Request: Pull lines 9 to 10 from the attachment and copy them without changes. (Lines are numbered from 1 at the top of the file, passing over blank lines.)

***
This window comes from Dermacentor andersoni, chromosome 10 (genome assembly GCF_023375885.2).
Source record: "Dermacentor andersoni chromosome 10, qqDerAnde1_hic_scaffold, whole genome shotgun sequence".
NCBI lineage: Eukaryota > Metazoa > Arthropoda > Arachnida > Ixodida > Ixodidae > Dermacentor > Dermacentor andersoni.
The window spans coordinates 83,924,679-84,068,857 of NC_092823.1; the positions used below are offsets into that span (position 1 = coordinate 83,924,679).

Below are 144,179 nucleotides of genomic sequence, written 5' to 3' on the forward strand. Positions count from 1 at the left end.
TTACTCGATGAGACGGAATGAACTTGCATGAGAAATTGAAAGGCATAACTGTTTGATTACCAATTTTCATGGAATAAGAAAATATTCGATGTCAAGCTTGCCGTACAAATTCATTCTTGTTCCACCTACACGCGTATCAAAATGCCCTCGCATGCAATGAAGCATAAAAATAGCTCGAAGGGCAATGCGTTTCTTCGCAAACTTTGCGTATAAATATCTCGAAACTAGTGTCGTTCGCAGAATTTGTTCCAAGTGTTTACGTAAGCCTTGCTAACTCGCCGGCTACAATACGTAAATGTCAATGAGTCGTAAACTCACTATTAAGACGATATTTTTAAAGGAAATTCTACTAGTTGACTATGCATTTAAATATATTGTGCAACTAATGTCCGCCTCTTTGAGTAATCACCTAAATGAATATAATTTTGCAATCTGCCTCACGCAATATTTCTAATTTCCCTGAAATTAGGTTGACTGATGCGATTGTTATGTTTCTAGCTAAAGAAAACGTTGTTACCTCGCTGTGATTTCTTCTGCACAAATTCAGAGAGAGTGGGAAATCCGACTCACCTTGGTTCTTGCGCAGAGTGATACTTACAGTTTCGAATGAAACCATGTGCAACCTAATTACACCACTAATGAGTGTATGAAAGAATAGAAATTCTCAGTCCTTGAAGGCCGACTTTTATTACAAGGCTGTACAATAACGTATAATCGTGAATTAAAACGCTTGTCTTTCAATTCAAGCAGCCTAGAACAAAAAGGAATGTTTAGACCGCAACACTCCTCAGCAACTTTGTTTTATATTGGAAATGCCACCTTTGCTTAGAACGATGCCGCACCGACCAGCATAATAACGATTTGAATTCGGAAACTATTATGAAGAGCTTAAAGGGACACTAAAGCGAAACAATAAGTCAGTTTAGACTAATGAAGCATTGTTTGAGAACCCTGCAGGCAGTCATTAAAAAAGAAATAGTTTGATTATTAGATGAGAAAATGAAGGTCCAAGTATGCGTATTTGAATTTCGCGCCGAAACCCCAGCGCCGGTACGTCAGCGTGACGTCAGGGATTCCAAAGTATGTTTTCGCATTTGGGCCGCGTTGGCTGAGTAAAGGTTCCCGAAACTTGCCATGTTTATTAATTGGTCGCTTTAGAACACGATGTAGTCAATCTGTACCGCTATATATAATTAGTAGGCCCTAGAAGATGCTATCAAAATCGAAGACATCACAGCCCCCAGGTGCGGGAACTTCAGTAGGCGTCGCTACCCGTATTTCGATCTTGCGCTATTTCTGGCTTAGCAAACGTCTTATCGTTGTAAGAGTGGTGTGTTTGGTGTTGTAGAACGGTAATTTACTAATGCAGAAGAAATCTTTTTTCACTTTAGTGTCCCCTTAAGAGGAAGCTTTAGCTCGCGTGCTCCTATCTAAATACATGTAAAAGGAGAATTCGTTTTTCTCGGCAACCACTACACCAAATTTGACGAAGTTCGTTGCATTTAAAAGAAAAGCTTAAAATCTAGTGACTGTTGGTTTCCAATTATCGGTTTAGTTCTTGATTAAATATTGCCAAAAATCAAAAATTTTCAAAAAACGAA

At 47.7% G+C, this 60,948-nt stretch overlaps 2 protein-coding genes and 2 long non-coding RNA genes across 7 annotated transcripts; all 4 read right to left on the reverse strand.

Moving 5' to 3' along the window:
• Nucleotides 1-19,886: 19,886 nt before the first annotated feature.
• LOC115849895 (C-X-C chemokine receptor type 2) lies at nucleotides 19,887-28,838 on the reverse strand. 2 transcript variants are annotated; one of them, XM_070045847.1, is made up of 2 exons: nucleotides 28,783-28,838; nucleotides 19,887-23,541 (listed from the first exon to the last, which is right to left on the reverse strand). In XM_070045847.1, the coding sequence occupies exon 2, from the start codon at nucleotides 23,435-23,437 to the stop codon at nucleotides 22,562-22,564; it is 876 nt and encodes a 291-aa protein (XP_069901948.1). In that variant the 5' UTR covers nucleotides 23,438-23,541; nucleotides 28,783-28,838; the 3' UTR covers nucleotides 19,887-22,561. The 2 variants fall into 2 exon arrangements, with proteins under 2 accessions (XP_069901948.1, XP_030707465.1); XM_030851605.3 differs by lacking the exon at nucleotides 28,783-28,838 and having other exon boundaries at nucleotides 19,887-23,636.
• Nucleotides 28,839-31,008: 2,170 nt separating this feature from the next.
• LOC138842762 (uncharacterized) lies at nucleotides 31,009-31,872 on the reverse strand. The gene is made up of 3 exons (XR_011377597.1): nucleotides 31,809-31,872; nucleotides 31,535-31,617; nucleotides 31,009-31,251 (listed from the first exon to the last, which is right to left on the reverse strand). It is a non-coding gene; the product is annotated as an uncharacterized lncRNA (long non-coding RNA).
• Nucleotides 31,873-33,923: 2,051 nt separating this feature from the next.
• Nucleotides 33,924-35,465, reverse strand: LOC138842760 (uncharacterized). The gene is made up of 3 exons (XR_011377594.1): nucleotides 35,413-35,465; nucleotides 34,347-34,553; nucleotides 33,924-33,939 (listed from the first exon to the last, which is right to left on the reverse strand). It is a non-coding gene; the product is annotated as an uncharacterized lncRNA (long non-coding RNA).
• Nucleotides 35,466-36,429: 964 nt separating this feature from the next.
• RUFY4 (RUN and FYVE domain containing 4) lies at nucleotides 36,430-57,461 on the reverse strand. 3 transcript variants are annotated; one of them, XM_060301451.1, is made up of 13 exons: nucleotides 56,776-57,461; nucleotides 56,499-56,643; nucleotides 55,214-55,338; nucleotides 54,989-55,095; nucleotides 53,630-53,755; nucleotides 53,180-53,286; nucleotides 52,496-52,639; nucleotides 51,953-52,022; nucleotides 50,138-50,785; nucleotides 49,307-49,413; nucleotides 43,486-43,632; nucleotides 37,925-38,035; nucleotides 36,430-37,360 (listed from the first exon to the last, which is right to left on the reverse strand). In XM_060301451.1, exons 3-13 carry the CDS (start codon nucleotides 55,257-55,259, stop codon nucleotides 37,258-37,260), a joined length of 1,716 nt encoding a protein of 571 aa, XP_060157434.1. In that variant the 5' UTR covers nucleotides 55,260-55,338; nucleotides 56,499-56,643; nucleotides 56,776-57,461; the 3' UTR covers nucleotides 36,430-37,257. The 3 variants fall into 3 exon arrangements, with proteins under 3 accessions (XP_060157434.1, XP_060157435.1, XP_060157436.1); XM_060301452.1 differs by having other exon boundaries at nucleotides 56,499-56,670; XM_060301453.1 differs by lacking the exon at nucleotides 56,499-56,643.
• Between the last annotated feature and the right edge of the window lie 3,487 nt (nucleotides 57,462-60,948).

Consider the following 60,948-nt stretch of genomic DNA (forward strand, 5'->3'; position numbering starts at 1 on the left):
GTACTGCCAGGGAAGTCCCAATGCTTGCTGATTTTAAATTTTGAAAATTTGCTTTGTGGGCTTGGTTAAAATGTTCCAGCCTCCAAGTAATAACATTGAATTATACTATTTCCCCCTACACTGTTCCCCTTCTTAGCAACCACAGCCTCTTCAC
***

• Nucleotides 1-19,886: 19,886 nt before the first annotated feature.
• LOC115849895 (C-X-C chemokine receptor type 2) lies at nucleotides 19,887-28,838 on the reverse strand. 2 transcript variants are annotated; one of them, XM_070045847.1, is made up of 2 exons: nucleotides 28,783-28,838; nucleotides 19,887-23,541 (listed from the first exon to the last, which is right to left on the reverse strand). In XM_070045847.1, the coding sequence occupies exon 2, from the start codon at nucleotides 23,435-23,437 to the stop codon at nucleotides 22,562-22,564; it is 876 nt and encodes a 291-aa protein (XP_069901948.1). In that variant the 5' UTR covers nucleotides 23,438-23,541; nucleotides 28,783-28,838; the 3' UTR covers nucleotides 19,887-22,561. The 2 variants fall into 2 exon arrangements, with proteins under 2 accessions (XP_069901948.1, XP_030707465.1); XM_030851605.3 differs by lacking the exon at nucleotides 28,783-28,838 and having other exon boundaries at nucleotides 19,887-23,636.